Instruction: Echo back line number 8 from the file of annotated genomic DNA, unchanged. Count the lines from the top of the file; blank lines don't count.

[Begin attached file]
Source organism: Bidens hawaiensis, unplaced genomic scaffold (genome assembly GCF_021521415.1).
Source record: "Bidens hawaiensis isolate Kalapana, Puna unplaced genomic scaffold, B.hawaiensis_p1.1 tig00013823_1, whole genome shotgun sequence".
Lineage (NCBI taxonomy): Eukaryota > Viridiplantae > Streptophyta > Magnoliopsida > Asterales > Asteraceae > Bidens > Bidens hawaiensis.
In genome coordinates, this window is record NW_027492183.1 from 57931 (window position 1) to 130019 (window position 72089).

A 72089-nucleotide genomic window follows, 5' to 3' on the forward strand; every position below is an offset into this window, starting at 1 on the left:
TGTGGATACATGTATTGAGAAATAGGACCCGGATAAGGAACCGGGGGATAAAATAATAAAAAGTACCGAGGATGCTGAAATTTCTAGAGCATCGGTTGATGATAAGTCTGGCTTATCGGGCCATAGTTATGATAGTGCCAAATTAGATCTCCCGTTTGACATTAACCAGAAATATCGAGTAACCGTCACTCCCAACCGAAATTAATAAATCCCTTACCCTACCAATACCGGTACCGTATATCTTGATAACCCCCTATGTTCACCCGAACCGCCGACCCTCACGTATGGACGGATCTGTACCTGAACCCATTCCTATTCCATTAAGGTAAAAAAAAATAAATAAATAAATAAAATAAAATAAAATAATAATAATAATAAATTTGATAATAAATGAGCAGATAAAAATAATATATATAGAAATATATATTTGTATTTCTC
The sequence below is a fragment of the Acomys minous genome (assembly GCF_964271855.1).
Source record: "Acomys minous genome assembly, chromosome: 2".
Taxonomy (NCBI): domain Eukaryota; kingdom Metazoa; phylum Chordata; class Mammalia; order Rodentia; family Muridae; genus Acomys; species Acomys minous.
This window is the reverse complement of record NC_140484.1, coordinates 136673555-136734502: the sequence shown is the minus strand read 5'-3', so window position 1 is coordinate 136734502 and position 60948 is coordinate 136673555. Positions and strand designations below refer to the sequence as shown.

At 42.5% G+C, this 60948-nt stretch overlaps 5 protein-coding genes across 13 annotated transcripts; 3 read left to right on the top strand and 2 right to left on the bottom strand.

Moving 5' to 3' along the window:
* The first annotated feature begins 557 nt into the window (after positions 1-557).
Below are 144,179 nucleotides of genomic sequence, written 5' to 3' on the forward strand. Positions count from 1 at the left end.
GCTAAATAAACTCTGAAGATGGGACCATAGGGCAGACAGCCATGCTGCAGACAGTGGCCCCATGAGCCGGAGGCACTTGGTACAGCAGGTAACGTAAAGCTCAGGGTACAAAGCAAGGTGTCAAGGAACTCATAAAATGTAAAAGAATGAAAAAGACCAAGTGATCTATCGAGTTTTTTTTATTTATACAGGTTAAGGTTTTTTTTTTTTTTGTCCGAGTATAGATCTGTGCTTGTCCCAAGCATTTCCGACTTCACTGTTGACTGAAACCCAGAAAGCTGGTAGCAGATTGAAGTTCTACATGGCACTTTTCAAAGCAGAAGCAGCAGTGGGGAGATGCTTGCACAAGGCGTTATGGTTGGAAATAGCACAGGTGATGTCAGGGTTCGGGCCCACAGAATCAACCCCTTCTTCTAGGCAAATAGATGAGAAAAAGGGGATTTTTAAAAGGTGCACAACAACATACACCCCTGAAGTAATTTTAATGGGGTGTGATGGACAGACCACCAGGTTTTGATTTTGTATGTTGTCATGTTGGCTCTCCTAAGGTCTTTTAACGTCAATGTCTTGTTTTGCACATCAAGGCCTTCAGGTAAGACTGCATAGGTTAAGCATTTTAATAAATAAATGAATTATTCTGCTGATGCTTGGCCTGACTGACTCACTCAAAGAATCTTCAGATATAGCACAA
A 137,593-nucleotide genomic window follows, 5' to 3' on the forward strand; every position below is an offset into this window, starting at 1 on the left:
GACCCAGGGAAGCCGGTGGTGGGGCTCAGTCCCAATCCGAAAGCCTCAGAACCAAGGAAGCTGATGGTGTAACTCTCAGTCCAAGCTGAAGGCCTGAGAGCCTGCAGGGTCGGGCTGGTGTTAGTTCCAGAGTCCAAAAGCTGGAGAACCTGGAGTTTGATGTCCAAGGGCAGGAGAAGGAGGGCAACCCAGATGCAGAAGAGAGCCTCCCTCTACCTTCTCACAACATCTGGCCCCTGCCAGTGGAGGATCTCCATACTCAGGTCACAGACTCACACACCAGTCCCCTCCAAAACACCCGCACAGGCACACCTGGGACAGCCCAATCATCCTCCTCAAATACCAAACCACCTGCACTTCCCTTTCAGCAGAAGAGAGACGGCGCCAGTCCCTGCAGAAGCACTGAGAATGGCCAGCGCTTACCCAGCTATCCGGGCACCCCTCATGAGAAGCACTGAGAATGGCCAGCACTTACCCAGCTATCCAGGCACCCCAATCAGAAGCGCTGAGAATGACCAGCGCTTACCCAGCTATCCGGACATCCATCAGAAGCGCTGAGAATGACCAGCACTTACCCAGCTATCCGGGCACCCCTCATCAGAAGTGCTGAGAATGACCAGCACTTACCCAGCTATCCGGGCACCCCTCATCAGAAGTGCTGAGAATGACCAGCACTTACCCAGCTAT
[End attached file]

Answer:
Source record: "Acomys minous genome assembly, chromosome: 2".